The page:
The editors of the confession intentionally avoided addressing open and closed communion in order to allow more churches to be able to subscribe to the confession. The majority of its subscribers were advocates of closed communion, but there had been a strand of open-communion going as far back as Henry Jessey and others among the original Particular Baptists of the 1640’s. To accommodate those, and especially Baptists in Bristol, the confession is silent here.
By church-communion is meant “official church membership.”
They explain their rationale below.
Confessions do not exhaustively represent everything that a given church or association holds to be true. For that reason, a line has to be drawn somewhere by which some things are confessed and others not. Unity should be striven for, but never at the cost of truth. In this case the editors extended an olive branch to their open-communion brothers, and exhorted paedobaptists to do the same to them. Remember that through government power (whether controlled by Presbyterians, Independents, or Charles II), the Baptists were persecuted for their view on baptism. Because infant baptism, or christening, was a means of social and political enrollment and enforcement, failure to participate in this process was viewed as a breach of loyalty to the country. You were supposed to be registered in a given parish and required to attend the church of England within that parish. The Baptists did not submit to infant baptism, and they excommunicated their members who left for the church of England. This adds a certain character to their plea for tolerance beyond that of “let’s all get along.”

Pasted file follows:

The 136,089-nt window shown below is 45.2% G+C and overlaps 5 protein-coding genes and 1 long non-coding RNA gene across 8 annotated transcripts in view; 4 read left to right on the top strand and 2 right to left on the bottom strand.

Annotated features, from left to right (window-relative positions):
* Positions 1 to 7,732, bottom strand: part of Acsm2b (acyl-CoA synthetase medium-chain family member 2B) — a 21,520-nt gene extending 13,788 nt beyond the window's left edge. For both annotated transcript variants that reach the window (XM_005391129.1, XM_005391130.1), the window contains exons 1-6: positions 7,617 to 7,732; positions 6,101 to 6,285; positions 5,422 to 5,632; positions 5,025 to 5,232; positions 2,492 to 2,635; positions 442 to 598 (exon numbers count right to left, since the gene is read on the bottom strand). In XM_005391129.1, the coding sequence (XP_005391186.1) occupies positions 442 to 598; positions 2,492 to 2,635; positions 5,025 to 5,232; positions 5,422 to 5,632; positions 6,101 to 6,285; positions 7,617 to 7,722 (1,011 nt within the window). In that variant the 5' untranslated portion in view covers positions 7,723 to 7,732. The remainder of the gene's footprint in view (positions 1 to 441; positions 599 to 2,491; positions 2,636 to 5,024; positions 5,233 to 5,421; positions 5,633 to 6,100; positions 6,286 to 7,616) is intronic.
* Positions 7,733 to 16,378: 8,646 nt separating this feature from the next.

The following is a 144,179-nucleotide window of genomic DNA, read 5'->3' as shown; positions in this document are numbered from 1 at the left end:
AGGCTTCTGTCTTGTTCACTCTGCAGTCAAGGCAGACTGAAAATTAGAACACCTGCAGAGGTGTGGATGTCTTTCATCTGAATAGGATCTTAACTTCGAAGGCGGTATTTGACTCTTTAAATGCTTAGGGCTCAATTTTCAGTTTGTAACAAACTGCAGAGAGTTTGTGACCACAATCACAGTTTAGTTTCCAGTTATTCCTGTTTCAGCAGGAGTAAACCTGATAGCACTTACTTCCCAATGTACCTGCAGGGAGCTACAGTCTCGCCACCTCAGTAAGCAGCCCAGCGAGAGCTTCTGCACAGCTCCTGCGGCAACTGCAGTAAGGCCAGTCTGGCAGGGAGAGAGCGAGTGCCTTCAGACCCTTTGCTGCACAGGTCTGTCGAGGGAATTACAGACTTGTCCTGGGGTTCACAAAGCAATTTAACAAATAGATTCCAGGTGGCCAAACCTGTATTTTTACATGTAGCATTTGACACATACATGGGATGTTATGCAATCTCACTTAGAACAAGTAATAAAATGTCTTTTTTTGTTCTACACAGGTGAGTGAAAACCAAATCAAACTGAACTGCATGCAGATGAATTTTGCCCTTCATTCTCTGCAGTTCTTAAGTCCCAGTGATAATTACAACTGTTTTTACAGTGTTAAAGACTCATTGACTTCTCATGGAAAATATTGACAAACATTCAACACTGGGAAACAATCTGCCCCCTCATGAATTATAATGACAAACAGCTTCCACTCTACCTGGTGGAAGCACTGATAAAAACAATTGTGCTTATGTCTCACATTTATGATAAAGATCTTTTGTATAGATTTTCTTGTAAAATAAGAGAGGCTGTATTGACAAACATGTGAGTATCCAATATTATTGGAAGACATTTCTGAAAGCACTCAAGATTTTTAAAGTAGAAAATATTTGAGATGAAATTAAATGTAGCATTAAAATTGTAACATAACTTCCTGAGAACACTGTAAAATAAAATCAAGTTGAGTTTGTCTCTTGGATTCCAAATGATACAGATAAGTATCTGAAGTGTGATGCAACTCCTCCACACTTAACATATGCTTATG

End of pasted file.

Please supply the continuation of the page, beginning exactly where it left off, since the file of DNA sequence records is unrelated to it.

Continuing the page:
This is found at the end of the Appendix on baptism.
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